To which Scott responded:
“David, I meant “conspiracy theory” in the common everyday use of the term, as for instance those who claim the CIA produced the 9/11 attacks, or was behind the Kennedy assassination. You are absolutely correct that conspiracies do occur.”
So I agree with Scott that he used the term the way Americans “everyday” use it. But in this post, I want us to try to pin down exactly what types of “conspiracy theories” are classified as such.
One obvious answer is to say, “Oh, the layperson uses ‘conspiracy theory’ to mean a theory that’s palpably absurd, which only a paranoid nutjob could believe.”
But that sort of argues in a circle, doesn’t it? You might as well say, “I don’t believe in false theories,” which is great, but doesn’t tell us too much about you.
You might say, “Oh, if someone holds a theory that sinister government forces are at work behind the scenes, directing world events… That type of thing.”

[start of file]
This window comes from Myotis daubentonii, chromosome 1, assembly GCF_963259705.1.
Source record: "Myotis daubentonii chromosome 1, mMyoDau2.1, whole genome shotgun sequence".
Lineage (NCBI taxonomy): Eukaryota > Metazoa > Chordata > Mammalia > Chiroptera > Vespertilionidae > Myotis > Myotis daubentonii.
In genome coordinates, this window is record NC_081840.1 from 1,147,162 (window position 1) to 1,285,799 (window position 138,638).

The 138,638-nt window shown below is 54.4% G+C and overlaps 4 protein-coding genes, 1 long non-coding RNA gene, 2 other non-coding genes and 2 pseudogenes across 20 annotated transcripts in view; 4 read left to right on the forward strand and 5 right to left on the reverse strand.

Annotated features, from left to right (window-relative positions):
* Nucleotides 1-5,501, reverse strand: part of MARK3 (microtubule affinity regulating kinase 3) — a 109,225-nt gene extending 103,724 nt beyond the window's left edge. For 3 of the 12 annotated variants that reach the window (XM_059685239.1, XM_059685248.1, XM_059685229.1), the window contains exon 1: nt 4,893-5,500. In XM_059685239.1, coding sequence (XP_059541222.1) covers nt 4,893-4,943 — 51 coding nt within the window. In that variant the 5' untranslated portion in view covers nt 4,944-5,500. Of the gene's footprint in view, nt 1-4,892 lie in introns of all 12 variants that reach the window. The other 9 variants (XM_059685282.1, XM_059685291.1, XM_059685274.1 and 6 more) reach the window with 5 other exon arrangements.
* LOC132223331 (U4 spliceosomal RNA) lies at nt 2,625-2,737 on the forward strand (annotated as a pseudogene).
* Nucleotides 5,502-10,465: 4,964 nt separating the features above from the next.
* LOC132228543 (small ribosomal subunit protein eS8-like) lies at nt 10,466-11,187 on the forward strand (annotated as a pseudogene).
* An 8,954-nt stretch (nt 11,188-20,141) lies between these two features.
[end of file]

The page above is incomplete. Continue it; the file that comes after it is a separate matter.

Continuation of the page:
Well no, because in that case all the elite people in the US would turn their noses up at the theory that Vladimir Putin and a bunch of hackers conspired to install Trump as president. And as we’ve seen, this conspiracy theory is perfectly respectable in US discourse.
You might be tempted to say, “Theories that say US government officials were the bad guys in a sinister plot” is what people mean. But no, plenty of people nowadays believe in the tale of the Tuskegee syphilis experiment. That’s pretty bad, but yet if someone says, “The white man deliberately invented AIDS to hurt the black community,” most people would dismiss that as a “conspiracy theory.”
I imagine in 100 years people will openly discuss how the Secret Service aided in the assassination of JFK, and this will be regarded as a normal area of historical inquiry. But right now it’s a “conspiracy theory.”
In sum, I think the best definition of the term is, “Theories that, if widely believed, would limit the power of today’s ruling class.” Why, it’s almost like a small group of people deliberately cooked this term up in order to screw the public. I wonder…
Just watch him–and I mean literally, watch his facial expressions–during this interview.
==> Tom Woods has me on his show (not to be confused with Contra Krugman) to talk about ObamaCare’s claimed success.
==> I am the Voldemort of climate change economics (i.e. this refers to me, but not by name).
==> Very interesting Jacob Hornberger article on Trump vs. the CIA.